I was excited by the opportunity to speak again with Elia Petridis about the new music video he wrote and directed for Jesca Hoop’s “The Lost Sky.”
“The Lost Sky” is a devastating song about a love gone wrong, and Elia found a piece of himself in the story that made writing and directing the video a particularly rewarding artistic effort. The resulting video is a gripping Hitchcockian journey which involves a mentally unsound protagonist, and all of the psychological drama that accompanies that.
Check out the original, exclusive posting from Stereogum that has a lot of great details on the music video, as well as the announcement that Jesca will be releasing a new album with Sub Pop. Their official press release gives us some exciting news about the album, including its release date and tracklist.
On February 10th, 2017, Sub Pop will release Memories Are Now, the extraordinary label debut from singer-songwriter Jesca Hoop.
Memories Are Now is an album of stunning original songs- raw yet brimming with energy, forged from rich life experience and emotional depth. Beautifully delivered by an artist that has steadfastly honed her unique craft of musical storytelling.
The nine track album features lead single “The Lost Sky,“ along with standouts “Memories Are Now” and “Pegasi.” This album sees Jesca Hoop at her most realized and very best in her vocation. She wastes no time in making clear the confidence, confrontation, and craftsmanship of her bold and exquisite offering.
01 “Memories Are Now”
02 “The Lost Sky”
03 “Animal Kingdom Chaotic”
04 “Simon Says”
05 “Cut Connection”
06 “Songs Of Old”
09 “The Coming”
Read on to hear about Elia’s history with Jesca, his inspiration for the video, and how this will influence his future films.
This isn’t your first collaboration with Jesca. How did you get involved with working with her?
We met about 11 years ago. I went to a show of hers at the Temple Bar. It was close to Halloween actually. She came out as a wind-up doll and somebody came out and “wound” her up and she came to life! Her musicians were all dressed like dolls. Her music at that time was really cinematic. This was around her release of her album Kismet and the single “Seed of Wonder”, which had put her on everyone’s radar. She came up to the bar after her set and I went up to her and said, “Hi! You and I are going to be friends!”. We got to talking and she asked me what I did, and I told her I was a writer and director. I told her I was writing a screenplay about Tulip Fever - she said she had a song she was working on about a tulip. We swapped notes on MySpace and I told her that I had a book about tulips I wanted to lend her. That’s basically how our friendship started. The first video I did for her was “The Kingdom” off of Hunting My Dress. Then I did, “City Bird”, “Hospital (Win Your Love)” off her third record, and then this song off of Memories Are Now. Every once in awhile she’ll shake my tree to come and direct something; I’m such a fan of the music so it’s a no-brainer. She’ll always send me the record and the songs that really open my imagination are the ones I end up doing with her.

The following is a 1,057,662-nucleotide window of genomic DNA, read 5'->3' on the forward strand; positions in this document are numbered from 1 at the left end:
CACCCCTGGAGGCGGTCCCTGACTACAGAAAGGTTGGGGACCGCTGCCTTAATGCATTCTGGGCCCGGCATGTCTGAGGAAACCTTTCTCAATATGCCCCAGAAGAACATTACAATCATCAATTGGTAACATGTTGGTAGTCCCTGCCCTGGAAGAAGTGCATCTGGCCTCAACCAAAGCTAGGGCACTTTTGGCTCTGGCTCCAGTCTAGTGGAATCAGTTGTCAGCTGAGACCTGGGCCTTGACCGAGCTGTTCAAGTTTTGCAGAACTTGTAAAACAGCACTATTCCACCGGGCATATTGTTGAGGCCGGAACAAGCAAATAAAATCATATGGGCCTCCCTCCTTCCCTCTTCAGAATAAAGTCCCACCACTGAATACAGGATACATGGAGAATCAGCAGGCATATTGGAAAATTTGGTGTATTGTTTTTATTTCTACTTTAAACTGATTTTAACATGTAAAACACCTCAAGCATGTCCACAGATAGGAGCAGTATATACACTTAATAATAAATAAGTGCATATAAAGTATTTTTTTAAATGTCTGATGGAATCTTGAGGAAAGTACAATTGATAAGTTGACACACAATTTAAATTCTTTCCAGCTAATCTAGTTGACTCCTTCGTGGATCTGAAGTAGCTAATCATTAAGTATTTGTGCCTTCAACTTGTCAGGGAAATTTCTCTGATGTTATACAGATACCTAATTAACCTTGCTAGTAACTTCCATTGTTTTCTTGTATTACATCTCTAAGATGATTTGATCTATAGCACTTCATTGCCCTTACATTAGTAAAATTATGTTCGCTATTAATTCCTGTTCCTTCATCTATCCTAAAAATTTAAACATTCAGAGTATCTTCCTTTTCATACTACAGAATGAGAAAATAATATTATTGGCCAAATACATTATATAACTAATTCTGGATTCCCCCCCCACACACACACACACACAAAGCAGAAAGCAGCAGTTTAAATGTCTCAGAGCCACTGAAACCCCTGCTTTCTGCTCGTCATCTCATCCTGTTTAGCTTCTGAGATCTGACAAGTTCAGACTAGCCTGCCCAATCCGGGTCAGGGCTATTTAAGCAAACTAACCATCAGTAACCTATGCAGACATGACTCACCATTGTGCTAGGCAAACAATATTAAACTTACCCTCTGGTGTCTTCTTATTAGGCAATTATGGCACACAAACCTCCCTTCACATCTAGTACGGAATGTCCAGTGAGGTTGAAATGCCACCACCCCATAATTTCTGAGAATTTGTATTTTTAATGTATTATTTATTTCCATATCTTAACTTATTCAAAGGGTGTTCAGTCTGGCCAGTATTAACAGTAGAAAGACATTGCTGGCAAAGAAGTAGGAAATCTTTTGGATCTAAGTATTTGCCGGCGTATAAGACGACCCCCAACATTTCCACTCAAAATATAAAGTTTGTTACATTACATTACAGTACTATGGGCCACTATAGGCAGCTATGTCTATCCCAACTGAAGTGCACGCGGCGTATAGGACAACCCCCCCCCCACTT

What captured you about “The Lost Sky” in particular? What was this video about for you?
Well first of all, the song is amazing! Ultimately I think what I wanted to get across was the idea that you can take something very difficult in your life and make art out of it - hopefully good art. Those experiences are never wasted as an artist if you can parlay them into a good piece of work that other people can relate them. What’s the point of going through something difficult if other people can’t learn from it as well, so they don’t have to go through it themselves - or so they can identify with it and feel like they are not alone in going through something. In “The Lost Sky”, there is a grain of what I’ve gone through myself in there. A few years back I had a really difficult situation which ended in my divorce. This song was an opportunity to tell my story in a way. The experience of making this brought me full circle and gave me a sense of closure. A major theme of the song is abandonment, and the video sticks to that emotion. The first thought when I heard this song was that it’s a loop; I based my idea off of that. I wanted to make a loop that upon each visitation got more intense. I thought that there was an opportunity to make a little Hitchcock film - a page turner of sorts. Jesca told me to go for it!
How does this video relate to your other work?
Apart from it being a page-turner, which is the kind of story I like, there are a few things. On a grand level, I consider myself to be a modernist filmmaker - always aware of the form as well as the content. All the edits, and the loop itself, the slow-motion, the ring spinning, the preying mantis has a self-aware modernist feel to it. My Eye for an Eye VR piece is about the horror of VR itself - it’s a commentary on the medium. The loop aspect of this video has that same modernist intention. On a more micro-level, I love films that involve an unreliable narrator. Being able to command that kind of story is really valuable for me. When you see “The Lost Sky”, we really went for that. In the opening shot where she’s staring at the camera, there’s a moment where she’s communicating, “don’t trust me”. Right off the bat we know that things will be left out of the story. I love that kind of story and want to do more of that in the future.
Check out Elia’s past chat with me in this full interview about his history with film and his cutting edge VR piece, Eye for an Eye, exclusively on Huffington Post.